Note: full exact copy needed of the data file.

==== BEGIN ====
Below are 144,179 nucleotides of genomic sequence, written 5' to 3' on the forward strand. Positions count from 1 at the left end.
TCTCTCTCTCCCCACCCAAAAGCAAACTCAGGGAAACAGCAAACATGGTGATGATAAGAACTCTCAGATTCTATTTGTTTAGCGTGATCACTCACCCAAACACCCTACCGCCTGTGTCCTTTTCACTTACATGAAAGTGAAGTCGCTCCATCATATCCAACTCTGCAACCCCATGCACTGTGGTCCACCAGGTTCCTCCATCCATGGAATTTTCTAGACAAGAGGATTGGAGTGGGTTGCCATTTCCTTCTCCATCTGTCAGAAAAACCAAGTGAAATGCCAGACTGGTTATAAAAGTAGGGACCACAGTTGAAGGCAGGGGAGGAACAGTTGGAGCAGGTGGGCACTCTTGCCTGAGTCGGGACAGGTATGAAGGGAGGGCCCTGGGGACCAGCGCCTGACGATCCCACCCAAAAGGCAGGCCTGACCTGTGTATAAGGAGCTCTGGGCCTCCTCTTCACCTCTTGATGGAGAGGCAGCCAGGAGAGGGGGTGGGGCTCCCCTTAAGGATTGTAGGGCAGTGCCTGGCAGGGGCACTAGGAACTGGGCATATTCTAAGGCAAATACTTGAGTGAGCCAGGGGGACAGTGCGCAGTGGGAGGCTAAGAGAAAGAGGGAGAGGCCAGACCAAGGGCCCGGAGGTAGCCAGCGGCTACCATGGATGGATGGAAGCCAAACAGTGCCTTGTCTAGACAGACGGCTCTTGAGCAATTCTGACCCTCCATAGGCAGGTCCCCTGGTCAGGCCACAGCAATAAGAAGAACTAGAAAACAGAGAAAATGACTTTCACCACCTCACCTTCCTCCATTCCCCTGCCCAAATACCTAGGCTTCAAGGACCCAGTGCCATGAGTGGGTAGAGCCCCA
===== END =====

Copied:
Below are 144,179 nucleotides of genomic sequence, written 5' to 3' on the forward strand. Positions count from 1 at the left end.
TCTCTCTCTCCCCACCCAAAAGCAAACTCAGGGAAACAGCAAACATGGTGATGATAAGAACTCTCAGATTCTATTTGTTTAGCGTGATCACTCACCCAAACACCCTACCGCCTGTGTCCTTTTCACTTACATGAAAGTGAAGTCGCTCCATCATATCCAACTCTGCAACCCCATGCACTGTGGTCCACCAGGTTCCTCCATCCATGGAATTTTCTAGACAAGAGGATTGGAGTGGGTTGCCATTTCCTTCTCCATCTGTCAGAAAAACCAAGTGAAATGCCAGACTGGTTATAAAAGTAGGGACCACAGTTGAAGGCAGGGGAGGAACAGTTGGAGCAGGTGGGCACTCTTGCCTGAGTCGGGACAGGTATGAAGGGAGGGCCCTGGGGACCAGCGCCTGACGATCCCACCCAAAAGGCAGGCCTGACCTGTGTATAAGGAGCTCTGGGCCTCCTCTTCACCTCTTGATGGAGAGGCAGCCAGGAGAGGGGGTGGGGCTCCCCTTAAGGATTGTAGGGCAGTGCCTGGCAGGGGCACTAGGAACTGGGCATATTCTAAGGCAAATACTTGAGTGAGCCAGGGGGACAGTGCGCAGTGGGAGGCTAAGAGAAAGAGGGAGAGGCCAGACCAAGGGCCCGGAGGTAGCCAGCGGCTACCATGGATGGATGGAAGCCAAACAGTGCCTTGTCTAGACAGACGGCTCTTGAGCAATTCTGACCCTCCATAGGCAGGTCCCCTGGTCAGGCCACAGCAATAAGAAGAACTAGAAAACAGAGAAAATGACTTTCACCACCTCACCTTCCTCCATTCCCCTGCCCAAATACCTAGGCTTCAAGGACCCAGTGCCATGAGTGGGTAGAGCCCCA